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Business: Forget empty Freedom Day platitudes, take action instead

South Africa has many things to be proud of. It was 27 years ago when we successfully transitioned from the apartheid regime into a democratic republic without disintegrating into civil war; our first democratic elections saw a nearly 100% voter turnout; and we have one of the most progressive and inclusionary constitutions in the world. 

South Africa is the country it is today because of the countless sacrifices of South Africans who fought tirelessly to overcome the brutal apartheid system.

Unfortunately, there is another truth we also need to face on Freedom Day, and it is this: after the glory and expectations of 1994 and the elusive dream of a rainbow nation, overwhelming negativity and sense of hopelessness has permeated the hearts and minds of many South Africans. The press and social media are dominated by negative reports of corruption, incompetence and mismanagement, and confidence in the economy seems to be at an all-time low.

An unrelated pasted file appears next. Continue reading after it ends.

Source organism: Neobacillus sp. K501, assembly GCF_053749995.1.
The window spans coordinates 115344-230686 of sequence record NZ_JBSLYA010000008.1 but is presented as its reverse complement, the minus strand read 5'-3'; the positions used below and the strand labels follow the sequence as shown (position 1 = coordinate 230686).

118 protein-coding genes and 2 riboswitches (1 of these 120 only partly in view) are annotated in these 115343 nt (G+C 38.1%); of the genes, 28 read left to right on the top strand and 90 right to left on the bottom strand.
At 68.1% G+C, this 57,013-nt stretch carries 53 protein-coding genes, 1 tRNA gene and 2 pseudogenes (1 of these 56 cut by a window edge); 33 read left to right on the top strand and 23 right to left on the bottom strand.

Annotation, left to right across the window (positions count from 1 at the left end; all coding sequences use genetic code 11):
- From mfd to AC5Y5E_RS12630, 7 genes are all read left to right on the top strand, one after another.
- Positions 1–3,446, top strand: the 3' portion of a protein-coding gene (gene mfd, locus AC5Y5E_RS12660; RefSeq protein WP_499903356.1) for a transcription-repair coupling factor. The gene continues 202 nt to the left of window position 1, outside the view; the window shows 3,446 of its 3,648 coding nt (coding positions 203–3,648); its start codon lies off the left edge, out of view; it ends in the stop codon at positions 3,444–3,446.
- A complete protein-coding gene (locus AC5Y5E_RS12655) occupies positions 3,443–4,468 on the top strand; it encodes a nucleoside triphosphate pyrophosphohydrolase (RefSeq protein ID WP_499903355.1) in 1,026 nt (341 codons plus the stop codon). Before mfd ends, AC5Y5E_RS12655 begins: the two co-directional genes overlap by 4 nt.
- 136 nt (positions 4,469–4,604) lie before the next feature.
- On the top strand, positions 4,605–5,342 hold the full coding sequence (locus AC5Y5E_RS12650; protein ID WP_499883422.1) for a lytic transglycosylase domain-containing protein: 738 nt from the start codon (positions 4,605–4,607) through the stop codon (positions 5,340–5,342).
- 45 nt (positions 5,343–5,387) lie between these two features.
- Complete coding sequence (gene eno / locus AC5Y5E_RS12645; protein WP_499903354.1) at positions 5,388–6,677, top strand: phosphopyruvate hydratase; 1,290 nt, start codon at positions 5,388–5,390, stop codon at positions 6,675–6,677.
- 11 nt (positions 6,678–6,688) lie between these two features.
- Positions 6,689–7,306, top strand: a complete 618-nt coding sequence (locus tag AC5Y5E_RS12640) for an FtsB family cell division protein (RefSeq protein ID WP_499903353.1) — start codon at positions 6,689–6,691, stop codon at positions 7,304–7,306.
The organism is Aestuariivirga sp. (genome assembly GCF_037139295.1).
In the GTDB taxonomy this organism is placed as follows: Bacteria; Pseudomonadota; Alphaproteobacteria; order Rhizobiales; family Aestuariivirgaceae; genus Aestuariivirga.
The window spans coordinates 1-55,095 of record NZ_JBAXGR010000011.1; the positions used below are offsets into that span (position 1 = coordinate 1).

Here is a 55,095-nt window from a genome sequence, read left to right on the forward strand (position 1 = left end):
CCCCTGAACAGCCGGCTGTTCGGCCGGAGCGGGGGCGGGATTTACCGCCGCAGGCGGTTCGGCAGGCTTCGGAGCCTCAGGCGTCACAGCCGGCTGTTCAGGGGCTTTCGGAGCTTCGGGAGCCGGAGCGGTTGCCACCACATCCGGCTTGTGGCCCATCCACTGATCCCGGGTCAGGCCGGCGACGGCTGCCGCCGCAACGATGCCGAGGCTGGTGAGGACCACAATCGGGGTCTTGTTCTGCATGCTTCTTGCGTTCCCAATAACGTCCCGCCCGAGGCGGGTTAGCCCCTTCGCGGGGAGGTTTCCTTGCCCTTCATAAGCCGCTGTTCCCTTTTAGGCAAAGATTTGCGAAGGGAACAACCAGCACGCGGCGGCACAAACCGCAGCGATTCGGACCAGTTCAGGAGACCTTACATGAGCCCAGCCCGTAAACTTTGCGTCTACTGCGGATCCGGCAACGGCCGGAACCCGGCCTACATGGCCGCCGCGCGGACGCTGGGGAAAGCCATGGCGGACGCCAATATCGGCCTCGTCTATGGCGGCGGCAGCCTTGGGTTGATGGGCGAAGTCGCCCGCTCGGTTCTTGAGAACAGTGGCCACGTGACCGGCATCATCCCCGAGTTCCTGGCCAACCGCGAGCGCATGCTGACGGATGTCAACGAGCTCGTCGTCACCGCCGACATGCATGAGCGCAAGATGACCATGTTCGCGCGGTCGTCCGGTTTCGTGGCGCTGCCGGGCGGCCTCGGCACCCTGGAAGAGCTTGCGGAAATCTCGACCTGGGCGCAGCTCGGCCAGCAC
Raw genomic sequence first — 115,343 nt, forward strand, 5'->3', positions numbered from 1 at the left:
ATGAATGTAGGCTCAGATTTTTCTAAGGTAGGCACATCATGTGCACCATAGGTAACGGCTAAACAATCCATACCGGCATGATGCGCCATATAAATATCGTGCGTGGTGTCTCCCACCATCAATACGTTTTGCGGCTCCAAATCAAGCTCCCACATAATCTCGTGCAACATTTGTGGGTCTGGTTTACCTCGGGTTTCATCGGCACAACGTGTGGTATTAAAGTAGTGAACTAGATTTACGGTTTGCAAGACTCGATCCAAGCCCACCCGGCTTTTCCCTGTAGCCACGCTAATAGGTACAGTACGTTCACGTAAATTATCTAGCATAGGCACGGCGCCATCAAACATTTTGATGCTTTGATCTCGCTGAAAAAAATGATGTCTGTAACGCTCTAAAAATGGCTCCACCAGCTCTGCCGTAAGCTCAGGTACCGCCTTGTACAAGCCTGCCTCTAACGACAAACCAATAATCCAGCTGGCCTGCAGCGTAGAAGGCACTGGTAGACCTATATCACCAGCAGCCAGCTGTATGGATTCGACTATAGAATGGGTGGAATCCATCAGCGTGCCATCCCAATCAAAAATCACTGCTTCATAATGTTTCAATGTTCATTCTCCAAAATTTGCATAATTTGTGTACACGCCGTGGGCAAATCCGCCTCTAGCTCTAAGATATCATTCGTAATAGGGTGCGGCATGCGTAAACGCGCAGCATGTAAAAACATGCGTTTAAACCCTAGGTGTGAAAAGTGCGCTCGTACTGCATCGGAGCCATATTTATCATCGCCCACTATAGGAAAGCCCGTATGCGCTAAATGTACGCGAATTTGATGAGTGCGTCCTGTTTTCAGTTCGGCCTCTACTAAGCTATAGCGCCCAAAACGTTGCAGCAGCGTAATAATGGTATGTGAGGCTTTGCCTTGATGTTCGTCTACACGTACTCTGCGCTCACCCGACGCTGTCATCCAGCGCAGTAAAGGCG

The Covid-19 pandemic has only exacerbated matters, and the resulting increase in the already unacceptable levels of unemployment has highlighted the huge inequalities in South Africa. Racial polarisation and antagonism permeate every aspect of our society, our culture and our economy. Virtually nothing is untouched, in some way, by race.

We’re a product of our social and political reality

It’s easy to become cynical and lost in the hopelessness of it all, particularly as now is exactly when we should have hope. We’ve come a long way; we just haven’t come far enough. We still cling to the idea that we can be colour blind, instead of facing the realities of racism in our beautiful country. Unless we can look this fact in the eye and do something about it, we’ll be having this same conversation in the next 27 years.